Set the date: on May 6, 2022, Earth could face its demise from a ginormous, continent-flattening asteroid.
Yeah, I know you’re rolling your eyes – another day, another killer asteroid. You’ll probably be thinking: ‘This is just paranoid riffraff.’
Well… it is, really. However, there is actually a dangerous lump of space rock barrelling towards us, and there is a (hilariously) small chance it could wallop our planet.
Let me introduce you to JF1. He’s chunky, dangerous and you best believe he’s coming.
NASA first discovered the asteroid back in 2009. Over the past decade, the space agency’s automated asteroid watching system – known as Sentry – has been tasked with keeping an eye on it.
It’s been designated as a ‘near-Earth object’ (NEO), meaning it’s in the Sun’s orbit and presents a ‘threat’ to our planet.
A NASA spokesperson explained:
Some asteroids and comets follow orbital paths that take them much closer to the Sun and therefore Earth than usual. If a comet’s or asteroid’s approach brings it to within 1.3 astronomical units of the Sun, we call it a near-Earth object.
One astronomical unit equates to around 93 million miles – so it’s not exactly close. What’s scary is how big it is – experts report that JF1 measures around 130 meters in diameter, adding that it could be around the same size of the Great Pyramid of Giza in Egypt.
If JF1 makes landfall, it would collide with the force of 230 kilotonnes of TNT. To put that into context, the atomic bomb dropped on Hiroshima in 1945 exploded with the force of 15 kilotonnes of TNT.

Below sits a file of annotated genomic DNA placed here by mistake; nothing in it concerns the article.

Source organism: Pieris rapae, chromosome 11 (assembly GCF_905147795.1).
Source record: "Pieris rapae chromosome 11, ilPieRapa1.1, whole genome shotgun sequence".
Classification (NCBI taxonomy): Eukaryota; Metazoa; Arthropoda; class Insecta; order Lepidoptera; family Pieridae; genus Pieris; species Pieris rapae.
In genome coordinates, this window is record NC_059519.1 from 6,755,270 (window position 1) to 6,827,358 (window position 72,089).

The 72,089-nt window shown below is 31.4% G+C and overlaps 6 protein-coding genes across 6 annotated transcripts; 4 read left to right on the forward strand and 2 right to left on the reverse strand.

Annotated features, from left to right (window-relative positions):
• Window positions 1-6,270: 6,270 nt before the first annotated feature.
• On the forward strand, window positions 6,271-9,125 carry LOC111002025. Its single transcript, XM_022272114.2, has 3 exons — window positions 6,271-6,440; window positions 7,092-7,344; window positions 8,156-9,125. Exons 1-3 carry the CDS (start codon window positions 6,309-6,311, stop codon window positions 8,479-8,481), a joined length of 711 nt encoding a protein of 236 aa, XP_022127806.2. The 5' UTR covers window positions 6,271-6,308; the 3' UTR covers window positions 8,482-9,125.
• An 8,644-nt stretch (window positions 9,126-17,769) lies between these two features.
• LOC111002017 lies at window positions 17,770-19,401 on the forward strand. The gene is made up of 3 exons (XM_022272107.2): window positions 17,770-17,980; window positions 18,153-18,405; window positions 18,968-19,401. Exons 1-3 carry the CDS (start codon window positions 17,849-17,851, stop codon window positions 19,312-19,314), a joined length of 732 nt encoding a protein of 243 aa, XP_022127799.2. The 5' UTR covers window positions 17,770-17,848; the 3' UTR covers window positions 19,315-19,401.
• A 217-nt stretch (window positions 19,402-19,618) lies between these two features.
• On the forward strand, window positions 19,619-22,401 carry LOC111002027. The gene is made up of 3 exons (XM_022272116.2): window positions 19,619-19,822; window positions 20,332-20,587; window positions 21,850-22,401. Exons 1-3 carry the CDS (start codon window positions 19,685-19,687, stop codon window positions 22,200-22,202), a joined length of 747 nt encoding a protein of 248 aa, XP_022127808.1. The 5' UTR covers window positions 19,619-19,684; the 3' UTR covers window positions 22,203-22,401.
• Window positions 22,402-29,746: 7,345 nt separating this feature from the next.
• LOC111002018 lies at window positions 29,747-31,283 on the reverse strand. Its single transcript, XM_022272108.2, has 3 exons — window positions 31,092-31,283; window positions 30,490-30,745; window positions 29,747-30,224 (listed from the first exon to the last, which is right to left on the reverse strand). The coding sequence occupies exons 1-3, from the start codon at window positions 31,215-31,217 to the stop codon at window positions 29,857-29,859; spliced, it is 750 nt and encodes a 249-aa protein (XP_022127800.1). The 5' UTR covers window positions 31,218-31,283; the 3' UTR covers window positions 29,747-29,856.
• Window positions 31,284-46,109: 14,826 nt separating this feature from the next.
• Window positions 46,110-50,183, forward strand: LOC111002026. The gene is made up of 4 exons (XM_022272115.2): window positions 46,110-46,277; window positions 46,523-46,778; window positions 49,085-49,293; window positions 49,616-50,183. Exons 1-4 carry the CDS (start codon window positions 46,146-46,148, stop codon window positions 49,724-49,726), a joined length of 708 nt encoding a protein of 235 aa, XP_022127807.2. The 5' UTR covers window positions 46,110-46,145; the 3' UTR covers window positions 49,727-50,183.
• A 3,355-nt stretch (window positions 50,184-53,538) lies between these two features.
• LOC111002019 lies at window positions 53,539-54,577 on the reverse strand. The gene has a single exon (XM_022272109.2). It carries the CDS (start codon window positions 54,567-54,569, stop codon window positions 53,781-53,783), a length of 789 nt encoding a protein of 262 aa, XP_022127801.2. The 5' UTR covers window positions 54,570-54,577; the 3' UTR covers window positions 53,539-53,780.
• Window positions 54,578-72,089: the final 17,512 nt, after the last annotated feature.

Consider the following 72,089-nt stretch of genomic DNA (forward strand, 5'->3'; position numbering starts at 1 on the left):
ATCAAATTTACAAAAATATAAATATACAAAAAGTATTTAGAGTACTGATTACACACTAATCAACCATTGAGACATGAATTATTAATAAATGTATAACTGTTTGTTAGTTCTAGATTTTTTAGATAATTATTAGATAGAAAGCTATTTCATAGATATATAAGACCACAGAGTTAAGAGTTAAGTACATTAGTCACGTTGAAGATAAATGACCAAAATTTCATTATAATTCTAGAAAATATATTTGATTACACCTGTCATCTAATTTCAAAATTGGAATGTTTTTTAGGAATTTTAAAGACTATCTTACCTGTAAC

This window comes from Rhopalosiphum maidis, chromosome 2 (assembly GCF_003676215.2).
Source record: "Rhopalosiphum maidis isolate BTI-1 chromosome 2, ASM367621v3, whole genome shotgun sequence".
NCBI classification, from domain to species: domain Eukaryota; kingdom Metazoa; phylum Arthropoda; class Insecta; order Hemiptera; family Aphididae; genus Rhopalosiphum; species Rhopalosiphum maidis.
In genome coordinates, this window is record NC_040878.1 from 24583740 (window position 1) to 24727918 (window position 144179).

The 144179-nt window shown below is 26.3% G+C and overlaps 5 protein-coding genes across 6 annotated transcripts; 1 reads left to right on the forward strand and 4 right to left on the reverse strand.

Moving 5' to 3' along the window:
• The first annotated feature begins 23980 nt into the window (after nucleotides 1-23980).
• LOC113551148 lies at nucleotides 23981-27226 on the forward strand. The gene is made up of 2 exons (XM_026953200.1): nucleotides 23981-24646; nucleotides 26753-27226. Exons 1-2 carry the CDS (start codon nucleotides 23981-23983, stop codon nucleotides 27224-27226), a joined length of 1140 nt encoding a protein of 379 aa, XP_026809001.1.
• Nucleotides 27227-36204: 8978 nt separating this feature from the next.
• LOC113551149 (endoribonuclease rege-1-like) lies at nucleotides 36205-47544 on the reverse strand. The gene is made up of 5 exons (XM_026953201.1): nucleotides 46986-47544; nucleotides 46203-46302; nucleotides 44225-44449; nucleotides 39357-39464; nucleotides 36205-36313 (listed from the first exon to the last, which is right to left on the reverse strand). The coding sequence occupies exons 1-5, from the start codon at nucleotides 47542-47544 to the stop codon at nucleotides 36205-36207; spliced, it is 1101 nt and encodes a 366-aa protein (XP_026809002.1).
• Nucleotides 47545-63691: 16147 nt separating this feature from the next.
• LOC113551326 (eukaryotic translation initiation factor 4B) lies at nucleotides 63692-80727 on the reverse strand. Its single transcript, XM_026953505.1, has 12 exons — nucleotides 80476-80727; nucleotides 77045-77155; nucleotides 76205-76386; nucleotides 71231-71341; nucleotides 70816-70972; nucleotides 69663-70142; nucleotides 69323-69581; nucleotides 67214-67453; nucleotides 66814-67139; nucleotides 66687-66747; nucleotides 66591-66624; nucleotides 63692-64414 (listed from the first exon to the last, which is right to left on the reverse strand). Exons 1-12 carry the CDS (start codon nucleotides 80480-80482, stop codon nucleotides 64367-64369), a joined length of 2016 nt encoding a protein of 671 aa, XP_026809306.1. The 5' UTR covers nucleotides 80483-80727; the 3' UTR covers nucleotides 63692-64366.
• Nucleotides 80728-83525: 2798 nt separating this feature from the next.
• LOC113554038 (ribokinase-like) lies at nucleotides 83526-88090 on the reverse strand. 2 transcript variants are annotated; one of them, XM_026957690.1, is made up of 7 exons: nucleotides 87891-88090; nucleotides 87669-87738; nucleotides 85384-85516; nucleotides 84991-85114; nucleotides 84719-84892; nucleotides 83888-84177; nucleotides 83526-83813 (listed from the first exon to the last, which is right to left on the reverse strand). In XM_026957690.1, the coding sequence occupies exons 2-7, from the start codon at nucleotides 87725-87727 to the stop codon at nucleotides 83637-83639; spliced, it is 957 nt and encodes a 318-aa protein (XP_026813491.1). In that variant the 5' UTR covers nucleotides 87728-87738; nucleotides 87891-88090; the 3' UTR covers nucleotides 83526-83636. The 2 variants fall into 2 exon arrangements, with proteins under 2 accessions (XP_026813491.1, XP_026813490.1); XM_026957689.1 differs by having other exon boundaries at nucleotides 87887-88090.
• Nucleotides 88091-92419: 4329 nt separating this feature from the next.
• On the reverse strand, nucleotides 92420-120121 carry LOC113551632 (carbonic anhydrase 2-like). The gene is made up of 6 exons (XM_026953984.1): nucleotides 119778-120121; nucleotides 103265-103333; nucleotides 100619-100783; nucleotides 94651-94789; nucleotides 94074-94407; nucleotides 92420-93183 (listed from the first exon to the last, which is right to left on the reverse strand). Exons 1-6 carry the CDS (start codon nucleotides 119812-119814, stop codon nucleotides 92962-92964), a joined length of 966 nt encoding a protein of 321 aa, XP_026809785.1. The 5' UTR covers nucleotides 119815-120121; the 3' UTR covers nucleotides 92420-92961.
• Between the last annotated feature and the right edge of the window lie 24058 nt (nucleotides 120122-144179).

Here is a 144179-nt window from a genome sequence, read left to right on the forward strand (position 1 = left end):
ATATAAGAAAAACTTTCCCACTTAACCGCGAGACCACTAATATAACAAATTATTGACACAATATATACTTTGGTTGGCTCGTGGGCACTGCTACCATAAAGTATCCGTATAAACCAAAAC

A 2018 White House report on the dangers of an asteroid impact explained:
Larger NEOs greater than 140 meters would have the potential to inflict severe damage to entire regions or continents. Such objects would strike Earth with a minimum energy of over 60 megatons of TNT, which is more than the most powerful nuclear device ever tested. Fortunately, these are far less common and are easier to detect and track than smaller NEOs.
NASA added that Sentry ‘continually scans the most current asteroid catalogue for possibilities of future impact with Earth over the next 100 years’. Another asteroid is logged for impact in 2880 (not a typo).
Don’t worry yourself too much though. NASA place the odds of JF1 actually hitting us at 0.026%, therefore there’s more than a 99% chance that it will not. I doubt Paddy Power will let me put a tenner on.
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After graduating from Glasgow Caledonian University with an NCTJ and BCTJ-accredited Multimedia Journalism degree, Cameron ventured into the world of print journalism at The National, while also working as a freelance film journalist on the side, becoming an accredited Rotten Tomatoes critic in the process. He’s now left his Scottish homelands and took up residence at UNILAD as a journalist.